Due diligence practices for consistency with policies, procedures, and disclosures, particularly with respect to private equity and venture capital fund assessments of prospective portfolio companies.

It appears that the SEC intends to double check that sponsors are conducting due diligence in the manner they have communicated, both externally and internally. Sponsors would be wise to review marketing materials and internal policies for descriptions related to the due diligence that is undertaken when selecting investments. Sponsors should then confirm with the deal team whether the process has been followed and documented for all investments over the relevant period, and whether adjustments to disclosure or policy are needed or, alternatively, adjustments to the investment diligence process itself.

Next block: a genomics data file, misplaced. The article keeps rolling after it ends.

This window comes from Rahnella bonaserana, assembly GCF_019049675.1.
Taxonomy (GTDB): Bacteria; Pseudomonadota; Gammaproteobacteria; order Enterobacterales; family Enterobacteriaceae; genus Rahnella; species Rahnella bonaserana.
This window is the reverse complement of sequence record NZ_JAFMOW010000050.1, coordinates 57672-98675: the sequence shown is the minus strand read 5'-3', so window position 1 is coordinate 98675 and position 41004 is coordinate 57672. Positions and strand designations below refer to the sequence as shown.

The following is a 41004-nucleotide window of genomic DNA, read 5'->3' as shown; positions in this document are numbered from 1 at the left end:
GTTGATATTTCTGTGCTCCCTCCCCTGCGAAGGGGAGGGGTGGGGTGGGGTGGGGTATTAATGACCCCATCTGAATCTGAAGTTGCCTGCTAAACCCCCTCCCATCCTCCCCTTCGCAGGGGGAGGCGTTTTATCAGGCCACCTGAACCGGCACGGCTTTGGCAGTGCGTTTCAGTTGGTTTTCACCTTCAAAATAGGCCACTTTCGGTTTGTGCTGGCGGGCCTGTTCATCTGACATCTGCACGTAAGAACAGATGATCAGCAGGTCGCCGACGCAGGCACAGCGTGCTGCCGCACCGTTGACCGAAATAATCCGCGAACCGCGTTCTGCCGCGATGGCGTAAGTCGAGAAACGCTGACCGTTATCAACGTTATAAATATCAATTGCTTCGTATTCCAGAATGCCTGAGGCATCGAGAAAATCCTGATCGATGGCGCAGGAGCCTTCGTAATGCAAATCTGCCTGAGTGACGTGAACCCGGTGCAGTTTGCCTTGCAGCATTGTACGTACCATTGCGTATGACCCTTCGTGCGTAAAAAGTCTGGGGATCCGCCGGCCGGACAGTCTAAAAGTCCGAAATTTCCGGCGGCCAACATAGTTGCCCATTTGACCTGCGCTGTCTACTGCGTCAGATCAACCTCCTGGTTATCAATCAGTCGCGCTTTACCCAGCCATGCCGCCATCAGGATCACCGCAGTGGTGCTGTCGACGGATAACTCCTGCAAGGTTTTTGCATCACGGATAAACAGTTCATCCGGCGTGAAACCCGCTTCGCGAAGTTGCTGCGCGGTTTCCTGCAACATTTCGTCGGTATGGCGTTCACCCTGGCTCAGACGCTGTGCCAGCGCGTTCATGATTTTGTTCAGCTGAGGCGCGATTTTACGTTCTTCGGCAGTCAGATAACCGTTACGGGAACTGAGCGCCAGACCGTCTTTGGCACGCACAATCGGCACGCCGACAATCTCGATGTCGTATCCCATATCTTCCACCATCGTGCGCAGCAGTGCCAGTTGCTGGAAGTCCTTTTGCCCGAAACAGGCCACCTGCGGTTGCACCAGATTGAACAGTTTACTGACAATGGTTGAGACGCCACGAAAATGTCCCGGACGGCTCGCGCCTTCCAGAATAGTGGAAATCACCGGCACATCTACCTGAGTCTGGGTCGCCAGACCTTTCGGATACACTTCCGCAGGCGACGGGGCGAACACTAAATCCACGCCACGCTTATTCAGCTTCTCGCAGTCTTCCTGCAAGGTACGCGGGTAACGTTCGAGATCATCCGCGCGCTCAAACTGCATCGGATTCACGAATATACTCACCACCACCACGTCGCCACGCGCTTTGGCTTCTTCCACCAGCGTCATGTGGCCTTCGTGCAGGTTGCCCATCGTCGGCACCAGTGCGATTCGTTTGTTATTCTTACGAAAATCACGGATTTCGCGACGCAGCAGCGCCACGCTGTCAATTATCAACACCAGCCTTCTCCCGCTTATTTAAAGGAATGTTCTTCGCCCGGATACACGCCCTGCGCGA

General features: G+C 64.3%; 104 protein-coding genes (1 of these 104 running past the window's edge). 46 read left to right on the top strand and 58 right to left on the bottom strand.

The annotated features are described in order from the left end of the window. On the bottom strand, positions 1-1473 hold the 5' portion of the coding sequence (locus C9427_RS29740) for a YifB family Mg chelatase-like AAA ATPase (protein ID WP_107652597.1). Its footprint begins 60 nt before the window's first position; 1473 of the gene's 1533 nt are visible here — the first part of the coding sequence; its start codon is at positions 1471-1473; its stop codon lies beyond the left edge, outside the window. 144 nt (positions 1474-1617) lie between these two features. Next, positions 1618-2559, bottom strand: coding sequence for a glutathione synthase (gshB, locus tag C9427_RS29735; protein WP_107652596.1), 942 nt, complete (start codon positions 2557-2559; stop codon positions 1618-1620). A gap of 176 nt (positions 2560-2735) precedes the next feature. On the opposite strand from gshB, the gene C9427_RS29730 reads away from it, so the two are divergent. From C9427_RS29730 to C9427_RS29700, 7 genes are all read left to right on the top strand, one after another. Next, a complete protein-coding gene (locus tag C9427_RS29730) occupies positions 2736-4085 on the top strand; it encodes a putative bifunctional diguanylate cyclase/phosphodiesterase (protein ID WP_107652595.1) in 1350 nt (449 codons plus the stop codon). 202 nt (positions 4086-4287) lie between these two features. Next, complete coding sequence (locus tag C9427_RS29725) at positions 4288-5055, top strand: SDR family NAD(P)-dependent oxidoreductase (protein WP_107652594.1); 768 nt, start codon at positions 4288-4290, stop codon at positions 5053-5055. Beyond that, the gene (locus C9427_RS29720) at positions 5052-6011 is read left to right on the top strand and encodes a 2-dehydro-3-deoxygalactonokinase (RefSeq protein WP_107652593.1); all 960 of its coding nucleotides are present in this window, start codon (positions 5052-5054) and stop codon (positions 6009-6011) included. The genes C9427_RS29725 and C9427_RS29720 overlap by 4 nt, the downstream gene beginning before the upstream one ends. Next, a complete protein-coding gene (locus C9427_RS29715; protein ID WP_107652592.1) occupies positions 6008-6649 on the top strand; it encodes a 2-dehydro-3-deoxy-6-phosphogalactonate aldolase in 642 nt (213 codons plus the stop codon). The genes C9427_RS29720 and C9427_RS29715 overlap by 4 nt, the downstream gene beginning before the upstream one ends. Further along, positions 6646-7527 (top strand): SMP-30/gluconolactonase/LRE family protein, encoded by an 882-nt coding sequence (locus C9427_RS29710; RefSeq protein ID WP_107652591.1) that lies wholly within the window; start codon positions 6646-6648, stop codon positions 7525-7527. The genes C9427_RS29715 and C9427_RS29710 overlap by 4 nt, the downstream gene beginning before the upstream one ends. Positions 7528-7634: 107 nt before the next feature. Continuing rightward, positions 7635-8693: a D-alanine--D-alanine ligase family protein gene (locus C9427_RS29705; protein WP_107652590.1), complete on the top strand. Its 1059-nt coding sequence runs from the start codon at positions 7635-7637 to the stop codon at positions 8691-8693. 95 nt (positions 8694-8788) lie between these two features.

Compliance with Advisers Act requirements regarding custody, including accurate Form ADV reporting, timely completion of private fund audits by a qualified auditor and the distribution of private fund audited financial statements.

A continued focus on custody requirements does not come as a surprise as this has been a major point of emphasis of the SEC examination staff. Continued care and attention should be taken to ensure compliance with all aspects of the Advisers Act custody rule, which is highly technical, and that documentation of such compliance (for example, records of timely delivery of audited financial statements to investors) is maintained.

Policies and procedures for reporting on Form PF, including upon the occurrence of certain reporting events.

Please see our client alert, which can be found here, summarizing the SEC’s significant amendments to Form PF. Form PF amendments will go into effect on December 11, 2023 (i.e., “trigger” based filing requirements) and June 11, 2024 (i.e., additional reporting requirements as part of routine Form PF filings).


[1] Available at: See also